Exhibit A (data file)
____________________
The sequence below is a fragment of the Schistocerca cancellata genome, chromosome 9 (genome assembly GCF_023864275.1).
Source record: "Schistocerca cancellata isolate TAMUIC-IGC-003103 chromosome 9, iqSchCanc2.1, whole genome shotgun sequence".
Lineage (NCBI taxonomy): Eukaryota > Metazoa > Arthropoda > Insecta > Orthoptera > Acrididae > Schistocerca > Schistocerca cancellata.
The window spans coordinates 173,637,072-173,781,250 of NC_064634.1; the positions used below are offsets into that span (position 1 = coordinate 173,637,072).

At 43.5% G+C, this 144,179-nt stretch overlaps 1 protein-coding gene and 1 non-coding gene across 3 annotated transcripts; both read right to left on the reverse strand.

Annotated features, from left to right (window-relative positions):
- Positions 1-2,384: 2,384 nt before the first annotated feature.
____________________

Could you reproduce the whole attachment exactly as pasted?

The sequence below is a fragment of the Schistocerca cancellata genome, chromosome 9 (genome assembly GCF_023864275.1).
Source record: "Schistocerca cancellata isolate TAMUIC-IGC-003103 chromosome 9, iqSchCanc2.1, whole genome shotgun sequence".
Lineage (NCBI taxonomy): Eukaryota > Metazoa > Arthropoda > Insecta > Orthoptera > Acrididae > Schistocerca > Schistocerca cancellata.
The window spans coordinates 173,637,072-173,781,250 of NC_064634.1; the positions used below are offsets into that span (position 1 = coordinate 173,637,072).

At 43.5% G+C, this 144,179-nt stretch overlaps 1 protein-coding gene and 1 non-coding gene across 3 annotated transcripts; both read right to left on the reverse strand.

Annotated features, from left to right (window-relative positions):
- Positions 1-2,384: 2,384 nt before the first annotated feature.